At a first glance, a brand is not strictly affected by resellers. After all, your products get bought, and who the buyer is should not concern you. In fact, the hype the resellers create by snatching up the products may even seem as free advertisement for brands and their products.

However, this is far from the case. Disappointed customers who are repeatedly cheated out of obtaining highly anticipated products may turn their anger towards the brand that does nothing to help them in this situation.

While it’s certainly not the brand’s fault if resellers buy their entire stock, you can’t look like you don’t care about your customers’ woes. But is there anything you can do apart from commiserating?

infrimage against reselling attacks

We at globaleyez have been providing image monitoring for our clients for over a decade as part of a comprehensive brand protection programme. This service - along with many others - requires a powerful and highly specialized software solution to quickly and efficiently detect unauthorized images online, including product pictures and brand imagery.

Our in-house software tool, infrimage does just that and more. infrimage conducts a coordinated series of reverse-image searches to uncover images infringing on your brand’s IP rights. These images are either stolen from your authorized sources or recreated by fraudsters to resemble the originals. Both are used to advertise fraudulent product listings and/or webshops, and both are detected by infrimage.

Thanks to extensive filter options, image searches can be as wide or as narrow as possible, enabling you to scale our operation to your brand’s exact needs. You can create allow-lists containing authorized sellers, thus excluding them from our searches.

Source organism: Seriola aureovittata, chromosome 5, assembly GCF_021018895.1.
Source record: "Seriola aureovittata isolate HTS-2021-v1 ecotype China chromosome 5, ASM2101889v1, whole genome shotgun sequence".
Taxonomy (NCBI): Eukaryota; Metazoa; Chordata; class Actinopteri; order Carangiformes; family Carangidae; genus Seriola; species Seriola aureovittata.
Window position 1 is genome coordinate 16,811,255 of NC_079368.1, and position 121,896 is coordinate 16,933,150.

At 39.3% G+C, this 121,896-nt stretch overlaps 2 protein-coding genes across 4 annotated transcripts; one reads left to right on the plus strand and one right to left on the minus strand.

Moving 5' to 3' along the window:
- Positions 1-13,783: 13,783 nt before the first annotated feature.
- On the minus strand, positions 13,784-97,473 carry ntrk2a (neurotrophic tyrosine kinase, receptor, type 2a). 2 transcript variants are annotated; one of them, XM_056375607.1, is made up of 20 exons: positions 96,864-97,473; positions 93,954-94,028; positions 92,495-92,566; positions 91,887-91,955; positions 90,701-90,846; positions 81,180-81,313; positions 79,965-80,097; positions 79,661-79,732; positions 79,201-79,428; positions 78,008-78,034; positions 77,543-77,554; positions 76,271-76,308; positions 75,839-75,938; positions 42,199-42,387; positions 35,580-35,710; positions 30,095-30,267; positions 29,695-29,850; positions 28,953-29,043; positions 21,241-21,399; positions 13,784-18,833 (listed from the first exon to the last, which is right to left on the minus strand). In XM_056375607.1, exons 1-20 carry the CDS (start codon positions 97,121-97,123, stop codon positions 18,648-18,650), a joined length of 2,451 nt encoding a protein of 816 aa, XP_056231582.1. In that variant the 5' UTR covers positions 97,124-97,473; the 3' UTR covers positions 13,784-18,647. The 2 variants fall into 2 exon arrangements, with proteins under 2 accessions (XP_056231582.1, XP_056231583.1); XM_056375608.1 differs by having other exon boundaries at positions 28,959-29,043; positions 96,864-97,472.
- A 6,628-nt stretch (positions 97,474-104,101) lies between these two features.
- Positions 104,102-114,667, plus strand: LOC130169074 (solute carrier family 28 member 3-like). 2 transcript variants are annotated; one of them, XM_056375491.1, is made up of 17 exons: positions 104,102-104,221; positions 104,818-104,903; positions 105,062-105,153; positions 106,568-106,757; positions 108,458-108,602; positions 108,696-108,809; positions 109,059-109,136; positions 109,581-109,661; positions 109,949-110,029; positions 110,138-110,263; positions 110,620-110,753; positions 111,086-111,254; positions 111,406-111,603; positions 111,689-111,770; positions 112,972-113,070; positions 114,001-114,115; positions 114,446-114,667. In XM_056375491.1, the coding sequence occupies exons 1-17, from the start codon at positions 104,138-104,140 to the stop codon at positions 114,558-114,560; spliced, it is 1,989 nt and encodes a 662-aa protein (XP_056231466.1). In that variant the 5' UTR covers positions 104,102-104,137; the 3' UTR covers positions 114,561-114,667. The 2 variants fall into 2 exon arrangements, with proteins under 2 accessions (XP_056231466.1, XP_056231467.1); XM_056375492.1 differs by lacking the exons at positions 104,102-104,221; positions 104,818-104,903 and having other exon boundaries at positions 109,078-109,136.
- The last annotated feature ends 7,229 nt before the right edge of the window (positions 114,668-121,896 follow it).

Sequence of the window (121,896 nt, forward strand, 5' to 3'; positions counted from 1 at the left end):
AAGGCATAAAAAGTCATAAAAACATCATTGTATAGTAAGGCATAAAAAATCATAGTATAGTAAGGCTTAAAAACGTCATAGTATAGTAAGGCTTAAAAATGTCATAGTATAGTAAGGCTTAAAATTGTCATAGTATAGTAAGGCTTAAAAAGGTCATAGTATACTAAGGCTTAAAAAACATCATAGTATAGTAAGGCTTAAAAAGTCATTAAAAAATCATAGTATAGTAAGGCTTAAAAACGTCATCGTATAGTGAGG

Screenshot of a random search result on infrimage
Screenshot of a random search result on infrimage

A highly intuitive and user-friendly interface allows you to create full or partial reports with a click and organize your search results according to your wishes.


Reach out to us to get our whitepaper and discover infrimage in detail!


And what about resellers? Well, just like regular (fraudulent and authorized) sellers, resellers need to post ads, product listings, social media content and add pictures to drive interest.

Thanks to infrimage, we can detect these images as soon as possible and alert you to the presence of new unauthorized webcontent. In addition, the accumulated results of these searches create a database of all the detected resellers, giving you an excellent overview of the unauthorized usage of your brand’s imagery online.

Whether it’s a scalping reseller or just a “regular” fraudster, the treatment is the same: once we determine that the listing is indeed unauthorized, we can enforce your rights and demand takedown to ensure that your customers are not hurt by the fraudsters any longer.

Conclusion

Nike has taken a step in the right direction when it took a stand against unauthorized resellers. How effective that turns out to be and whether other brands will follow suit remains to be seen. However, your brand can’t afford to let resellers anger your customers without at least trying to do something about it.

Contact us today and together we’ll create an effective strategy against resellers and any other fraudsters who hurt your brand's IP rights.


For more details, contact us and download our whitepaper about infrimage.